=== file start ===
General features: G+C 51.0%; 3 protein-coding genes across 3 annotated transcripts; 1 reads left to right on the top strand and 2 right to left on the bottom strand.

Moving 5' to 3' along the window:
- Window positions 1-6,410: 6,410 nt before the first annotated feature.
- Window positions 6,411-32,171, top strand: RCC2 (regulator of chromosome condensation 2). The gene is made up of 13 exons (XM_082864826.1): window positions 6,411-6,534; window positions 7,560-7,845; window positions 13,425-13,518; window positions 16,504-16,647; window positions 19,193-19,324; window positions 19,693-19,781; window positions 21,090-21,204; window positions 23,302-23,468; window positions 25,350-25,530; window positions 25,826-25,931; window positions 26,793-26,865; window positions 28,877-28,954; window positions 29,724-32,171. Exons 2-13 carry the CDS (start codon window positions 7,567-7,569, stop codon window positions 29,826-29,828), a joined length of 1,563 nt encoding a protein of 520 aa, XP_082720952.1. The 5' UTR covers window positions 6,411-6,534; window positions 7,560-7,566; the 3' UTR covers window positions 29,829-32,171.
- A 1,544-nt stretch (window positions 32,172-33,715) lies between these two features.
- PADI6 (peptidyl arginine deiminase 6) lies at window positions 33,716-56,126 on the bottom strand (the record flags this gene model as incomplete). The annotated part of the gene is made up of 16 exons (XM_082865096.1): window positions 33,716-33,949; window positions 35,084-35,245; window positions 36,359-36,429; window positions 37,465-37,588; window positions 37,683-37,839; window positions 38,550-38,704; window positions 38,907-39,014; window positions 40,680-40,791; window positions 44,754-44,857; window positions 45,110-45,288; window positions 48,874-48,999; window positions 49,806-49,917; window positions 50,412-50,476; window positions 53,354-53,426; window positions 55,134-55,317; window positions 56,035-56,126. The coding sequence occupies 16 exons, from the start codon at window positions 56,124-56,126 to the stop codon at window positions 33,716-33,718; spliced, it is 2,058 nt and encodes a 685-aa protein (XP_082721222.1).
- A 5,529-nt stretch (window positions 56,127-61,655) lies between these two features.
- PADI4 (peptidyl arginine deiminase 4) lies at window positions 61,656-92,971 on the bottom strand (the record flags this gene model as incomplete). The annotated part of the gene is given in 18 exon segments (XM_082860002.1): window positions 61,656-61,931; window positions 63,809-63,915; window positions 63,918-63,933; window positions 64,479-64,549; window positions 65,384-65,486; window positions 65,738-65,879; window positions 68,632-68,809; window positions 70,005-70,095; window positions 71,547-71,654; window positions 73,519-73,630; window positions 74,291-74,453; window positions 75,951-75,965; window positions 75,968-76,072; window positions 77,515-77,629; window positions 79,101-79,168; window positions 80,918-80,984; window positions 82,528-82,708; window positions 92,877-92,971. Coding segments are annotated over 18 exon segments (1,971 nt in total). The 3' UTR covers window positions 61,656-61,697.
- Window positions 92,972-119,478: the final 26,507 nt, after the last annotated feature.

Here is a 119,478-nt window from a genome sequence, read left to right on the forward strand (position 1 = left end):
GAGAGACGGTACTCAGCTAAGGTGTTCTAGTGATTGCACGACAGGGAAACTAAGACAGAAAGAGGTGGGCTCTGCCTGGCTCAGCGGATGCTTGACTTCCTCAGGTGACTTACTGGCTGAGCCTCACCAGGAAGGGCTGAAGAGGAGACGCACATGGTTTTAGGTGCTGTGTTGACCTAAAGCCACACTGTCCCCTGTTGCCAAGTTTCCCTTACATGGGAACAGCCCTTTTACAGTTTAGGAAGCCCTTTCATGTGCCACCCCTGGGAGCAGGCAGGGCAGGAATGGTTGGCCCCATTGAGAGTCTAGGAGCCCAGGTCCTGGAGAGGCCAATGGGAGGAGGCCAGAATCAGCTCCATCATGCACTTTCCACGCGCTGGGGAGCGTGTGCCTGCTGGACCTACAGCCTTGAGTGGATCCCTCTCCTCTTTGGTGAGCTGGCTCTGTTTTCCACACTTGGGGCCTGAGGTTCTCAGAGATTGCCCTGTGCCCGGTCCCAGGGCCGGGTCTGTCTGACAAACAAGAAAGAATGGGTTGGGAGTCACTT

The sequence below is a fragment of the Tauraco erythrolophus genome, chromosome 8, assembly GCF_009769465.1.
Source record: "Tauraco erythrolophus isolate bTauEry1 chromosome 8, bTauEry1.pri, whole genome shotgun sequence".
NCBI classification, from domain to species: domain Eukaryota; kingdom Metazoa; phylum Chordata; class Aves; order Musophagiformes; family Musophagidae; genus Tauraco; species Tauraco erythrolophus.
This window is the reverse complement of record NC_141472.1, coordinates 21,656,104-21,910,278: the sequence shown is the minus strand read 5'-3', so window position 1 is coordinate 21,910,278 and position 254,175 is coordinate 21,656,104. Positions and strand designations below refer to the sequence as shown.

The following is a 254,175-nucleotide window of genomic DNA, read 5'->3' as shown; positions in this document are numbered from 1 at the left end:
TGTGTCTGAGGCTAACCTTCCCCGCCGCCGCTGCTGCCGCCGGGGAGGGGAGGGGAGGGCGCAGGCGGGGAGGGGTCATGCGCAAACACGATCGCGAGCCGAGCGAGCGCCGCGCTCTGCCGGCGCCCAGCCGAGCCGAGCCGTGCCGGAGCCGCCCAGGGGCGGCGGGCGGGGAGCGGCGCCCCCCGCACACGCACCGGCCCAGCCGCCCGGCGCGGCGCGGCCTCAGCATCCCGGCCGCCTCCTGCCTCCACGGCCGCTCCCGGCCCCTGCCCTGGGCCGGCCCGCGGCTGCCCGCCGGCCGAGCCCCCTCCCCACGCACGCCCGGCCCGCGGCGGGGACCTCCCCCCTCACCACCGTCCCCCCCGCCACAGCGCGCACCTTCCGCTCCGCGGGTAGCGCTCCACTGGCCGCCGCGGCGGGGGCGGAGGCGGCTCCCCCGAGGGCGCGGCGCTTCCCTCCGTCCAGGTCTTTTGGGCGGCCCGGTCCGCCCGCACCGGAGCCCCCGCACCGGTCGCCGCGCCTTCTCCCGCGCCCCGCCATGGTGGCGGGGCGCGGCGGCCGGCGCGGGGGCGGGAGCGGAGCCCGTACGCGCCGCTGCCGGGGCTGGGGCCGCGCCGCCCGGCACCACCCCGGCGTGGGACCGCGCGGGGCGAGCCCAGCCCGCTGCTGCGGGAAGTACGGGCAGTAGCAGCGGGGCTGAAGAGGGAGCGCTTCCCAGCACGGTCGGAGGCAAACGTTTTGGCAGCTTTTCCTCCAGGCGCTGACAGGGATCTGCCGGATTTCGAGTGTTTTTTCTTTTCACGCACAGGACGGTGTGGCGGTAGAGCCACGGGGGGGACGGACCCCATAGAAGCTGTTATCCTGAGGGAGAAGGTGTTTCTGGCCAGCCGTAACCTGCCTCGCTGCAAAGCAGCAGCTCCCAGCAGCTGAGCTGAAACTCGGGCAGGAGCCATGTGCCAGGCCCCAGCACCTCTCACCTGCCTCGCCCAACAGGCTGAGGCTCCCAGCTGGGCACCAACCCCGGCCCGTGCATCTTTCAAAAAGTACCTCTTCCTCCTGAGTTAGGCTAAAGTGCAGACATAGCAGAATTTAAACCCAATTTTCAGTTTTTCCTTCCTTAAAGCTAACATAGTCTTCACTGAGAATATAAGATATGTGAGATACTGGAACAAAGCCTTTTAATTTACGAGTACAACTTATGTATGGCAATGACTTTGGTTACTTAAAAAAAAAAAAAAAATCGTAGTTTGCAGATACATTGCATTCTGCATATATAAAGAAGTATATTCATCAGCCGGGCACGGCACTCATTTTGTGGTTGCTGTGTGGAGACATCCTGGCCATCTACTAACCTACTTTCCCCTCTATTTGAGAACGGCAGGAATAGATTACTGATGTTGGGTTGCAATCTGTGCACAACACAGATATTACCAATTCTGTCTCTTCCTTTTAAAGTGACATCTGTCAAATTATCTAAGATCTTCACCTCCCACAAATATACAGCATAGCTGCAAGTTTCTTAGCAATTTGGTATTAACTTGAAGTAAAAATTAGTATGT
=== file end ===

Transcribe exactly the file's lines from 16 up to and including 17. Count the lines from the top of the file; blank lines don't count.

The following is a 254,175-nucleotide window of genomic DNA, read 5'->3' as shown; positions in this document are numbered from 1 at the left end:
TGTGTCTGAGGCTAACCTTCCCCGCCGCCGCTGCTGCCGCCGGGGAGGGGAGGGGAGGGCGCAGGCGGGGAGGGGTCATGCGCAAACACGATCGCGAGCCGAGCGAGCGCCGCGCTCTGCCGGCGCCCAGCCGAGCCGAGCCGTGCCGGAGCCGCCCAGGGGCGGCGGGCGGGGAGCGGCGCCCCCCGCACACGCACCGGCCCAGCCGCCCGGCGCGGCGCGGCCTCAGCATCCCGGCCGCCTCCTGCCTCCACGGCCGCTCCCGGCCCCTGCCCTGGGCCGGCCCGCGGCTGCCCGCCGGCCGAGCCCCCTCCCCACGCACGCCCGGCCCGCGGCGGGGACCTCCCCCCTCACCACCGTCCCCCCCGCCACAGCGCGCACCTTCCGCTCCGCGGGTAGCGCTCCACTGGCCGCCGCGGCGGGGGCGGAGGCGGCTCCCCCGAGGGCGCGGCGCTTCCCTCCGTCCAGGTCTTTTGGGCGGCCCGGTCCGCCCGCACCGGAGCCCCCGCACCGGTCGCCGCGCCTTCTCCCGCGCCCCGCCATGGTGGCGGGGCGCGGCGGCCGGCGCGGGGGCGGGAGCGGAGCCCGTACGCGCCGCTGCCGGGGCTGGGGCCGCGCCGCCCGGCACCACCCCGGCGTGGGACCGCGCGGGGCGAGCCCAGCCCGCTGCTGCGGGAAGTACGGGCAGTAGCAGCGGGGCTGAAGAGGGAGCGCTTCCCAGCACGGTCGGAGGCAAACGTTTTGGCAGCTTTTCCTCCAGGCGCTGACAGGGATCTGCCGGATTTCGAGTGTTTTTTCTTTTCACGCACAGGACGGTGTGGCGGTAGAGCCACGGGGGGGACGGACCCCATAGAAGCTGTTATCCTGAGGGAGAAGGTGTTTCTGGCCAGCCGTAACCTGCCTCGCTGCAAAGCAGCAGCTCCCAGCAGCTGAGCTGAAACTCGGGCAGGAGCCATGTGCCAGGCCCCAGCACCTCTCACCTGCCTCGCCCAACAGGCTGAGGCTCCCAGCTGGGCACCAACCCCGGCCCGTGCATCTTTCAAAAAGTACCTCTTCCTCCTGAGTTAGGCTAAAGTGCAGACATAGCAGAATTTAAACCCAATTTTCAGTTTTTCCTTCCTTAAAGCTAACATAGTCTTCACTGAGAATATAAGATATGTGAGATACTGGAACAAAGCCTTTTAATTTACGAGTACAACTTATGTATGGCAATGACTTTGGTTACTTAAAAAAAAAAAAAAAATCGTAGTTTGCAGATACATTGCATTCTGCATATATAAAGAAGTATATTCATCAGCCGGGCACGGCACTCATTTTGTGGTTGCTGTGTGGAGACATCCTGGCCATCTACTAACCTACTTTCCCCTCTATTTGAGAACGGCAGGAATAGATTACTGATGTTGGGTTGCAATCTGTGCACAACACAGATATTACCAATTCTGTCTCTTCCTTTTAAAGTGACATCTGTCAAATTATCTAAGATCTTCACCTCCCACAAATATACAGCATAGCTGCAAGTTTCTTAGCAATTTGGTATTAACTTGAAGTAAAAATTAGTATGT